The use of grinding slabs marks the beginning of the Desert Archaic tradition. In the Tucson area, the Desert Archaic tradition lasted from 7000 B.C. to about A.D. 300. During that time, small bands of people moved around the basin gathering plants. They lived primarily in the open, but probably also built temporary shelters. Summer found them in the foothills, collecting foods such as cactus fruits and mesquite beans. Acorns, pine nuts, and other foods from the higher mountains were gathered in the fall. Although hunting took place the year-round it was especially important in the winter and spring months when plant foods were scarce. The Archaic people established camps at each collection point, to which they returned year after year.
Late in the Archaic Period, corn was introduced into the region from Mexico. People planted the crop near camps with permanent water sources. After planting, the hunter-gatherers moved on to gather wild foods, returning only to harvest the ripened crop. They treated the cultivated food as one more native plant to be gathered.
Phases of the Tucson Basin (17K)
About 300 B.C., the Hohokam, an agricultural group, migrated from Mexico into southern Arizona and settled in villages along the Salt and Gila rivers. As their population grew, they began settling areas around the Gila-Salt heartland. At about A.D. 200, a few Hohokam families apparently moved to the Tucson Basin and built their homes along the Santa Cruz and Rillito rivers. These early villagers introduced a new lifeway into the area.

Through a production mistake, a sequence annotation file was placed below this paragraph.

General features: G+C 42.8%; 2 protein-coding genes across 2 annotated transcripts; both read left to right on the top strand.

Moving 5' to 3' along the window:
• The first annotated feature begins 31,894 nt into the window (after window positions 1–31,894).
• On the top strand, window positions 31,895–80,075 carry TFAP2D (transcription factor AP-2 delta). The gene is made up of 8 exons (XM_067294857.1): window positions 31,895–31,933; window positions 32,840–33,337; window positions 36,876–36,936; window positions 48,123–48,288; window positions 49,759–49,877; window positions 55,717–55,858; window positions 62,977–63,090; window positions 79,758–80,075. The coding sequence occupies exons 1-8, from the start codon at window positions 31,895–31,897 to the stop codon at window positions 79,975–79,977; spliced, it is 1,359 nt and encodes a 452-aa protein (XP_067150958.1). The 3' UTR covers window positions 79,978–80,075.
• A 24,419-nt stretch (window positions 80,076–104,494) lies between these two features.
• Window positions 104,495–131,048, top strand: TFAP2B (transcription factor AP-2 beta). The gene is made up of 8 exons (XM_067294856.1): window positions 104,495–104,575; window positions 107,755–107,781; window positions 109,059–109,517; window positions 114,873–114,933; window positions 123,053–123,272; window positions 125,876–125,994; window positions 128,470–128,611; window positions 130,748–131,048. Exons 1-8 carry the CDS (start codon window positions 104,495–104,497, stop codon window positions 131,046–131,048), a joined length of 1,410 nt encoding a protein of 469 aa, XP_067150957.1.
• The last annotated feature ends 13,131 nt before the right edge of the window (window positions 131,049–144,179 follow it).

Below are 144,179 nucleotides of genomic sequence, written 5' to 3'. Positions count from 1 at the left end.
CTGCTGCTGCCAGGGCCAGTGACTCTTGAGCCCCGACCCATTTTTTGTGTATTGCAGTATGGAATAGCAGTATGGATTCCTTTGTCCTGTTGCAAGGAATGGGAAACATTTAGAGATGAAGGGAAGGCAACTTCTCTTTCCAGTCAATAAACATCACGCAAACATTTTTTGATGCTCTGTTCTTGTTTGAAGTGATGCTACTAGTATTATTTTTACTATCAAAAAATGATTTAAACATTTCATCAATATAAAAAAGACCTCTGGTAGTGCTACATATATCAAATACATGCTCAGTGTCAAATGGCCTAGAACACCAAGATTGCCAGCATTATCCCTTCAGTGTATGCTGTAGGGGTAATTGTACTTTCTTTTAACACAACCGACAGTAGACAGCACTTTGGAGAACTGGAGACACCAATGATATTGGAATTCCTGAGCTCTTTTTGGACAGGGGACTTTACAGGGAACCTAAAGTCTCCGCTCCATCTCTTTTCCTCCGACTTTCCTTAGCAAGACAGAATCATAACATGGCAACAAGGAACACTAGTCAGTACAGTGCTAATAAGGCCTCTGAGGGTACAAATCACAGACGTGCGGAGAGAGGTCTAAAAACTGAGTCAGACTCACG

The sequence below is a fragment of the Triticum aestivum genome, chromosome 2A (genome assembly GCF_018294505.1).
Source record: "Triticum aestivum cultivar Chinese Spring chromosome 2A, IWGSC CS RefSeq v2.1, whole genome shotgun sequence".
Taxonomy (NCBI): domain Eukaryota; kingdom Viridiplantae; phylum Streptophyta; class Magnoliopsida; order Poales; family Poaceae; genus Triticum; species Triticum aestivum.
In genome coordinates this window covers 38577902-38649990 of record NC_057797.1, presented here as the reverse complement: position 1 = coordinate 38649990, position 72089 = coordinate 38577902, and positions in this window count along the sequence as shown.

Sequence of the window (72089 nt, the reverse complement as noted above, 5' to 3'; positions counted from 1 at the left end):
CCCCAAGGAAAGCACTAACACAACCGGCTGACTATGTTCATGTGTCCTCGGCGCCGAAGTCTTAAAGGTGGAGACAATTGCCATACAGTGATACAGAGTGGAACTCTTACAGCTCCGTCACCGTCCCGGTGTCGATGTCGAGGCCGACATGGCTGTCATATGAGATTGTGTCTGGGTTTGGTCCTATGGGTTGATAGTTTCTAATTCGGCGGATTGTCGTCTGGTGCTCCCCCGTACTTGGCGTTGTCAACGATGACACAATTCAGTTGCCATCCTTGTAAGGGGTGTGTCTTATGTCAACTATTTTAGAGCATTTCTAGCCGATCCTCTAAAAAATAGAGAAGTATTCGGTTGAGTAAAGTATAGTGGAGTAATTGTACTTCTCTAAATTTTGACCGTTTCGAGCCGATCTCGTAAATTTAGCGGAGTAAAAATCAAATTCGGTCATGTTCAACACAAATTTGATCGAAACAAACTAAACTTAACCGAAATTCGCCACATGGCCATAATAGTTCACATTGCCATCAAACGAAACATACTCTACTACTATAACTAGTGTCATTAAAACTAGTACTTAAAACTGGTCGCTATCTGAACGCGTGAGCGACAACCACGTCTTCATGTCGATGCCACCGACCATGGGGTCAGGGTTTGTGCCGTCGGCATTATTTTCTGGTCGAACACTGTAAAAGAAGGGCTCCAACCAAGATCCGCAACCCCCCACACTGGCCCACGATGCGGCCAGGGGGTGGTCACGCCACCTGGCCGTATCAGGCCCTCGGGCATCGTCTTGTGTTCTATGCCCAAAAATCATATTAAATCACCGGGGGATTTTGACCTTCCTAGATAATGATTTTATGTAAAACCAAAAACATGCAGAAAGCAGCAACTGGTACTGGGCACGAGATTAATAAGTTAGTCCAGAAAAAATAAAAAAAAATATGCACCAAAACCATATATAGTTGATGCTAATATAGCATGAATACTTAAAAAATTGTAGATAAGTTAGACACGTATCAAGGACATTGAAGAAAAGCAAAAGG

The Archaic people, living in small scattered camps in the basin, gradually absorbed the new lifeway. The adopted the Hohokam "ranchería" style of living, where people occupied widely separated house groups within a village. They began making pottery and digging ditches to water the newly arrived Hohokam varieties of corn, beans, squash, and cotton. These Tucson Basin Hohokam were soon trading for seashells, copying from the Hohokam heartland, and using such typical goods as carved stone bowls and clay human figurines. However, they also retained, in part, the seasonal hunting and gathering of their Archaic predecessors. About half of their food was cultivated in fields, and the rest was collected by villagers who maintained seasonal camps in the mountains and foothills.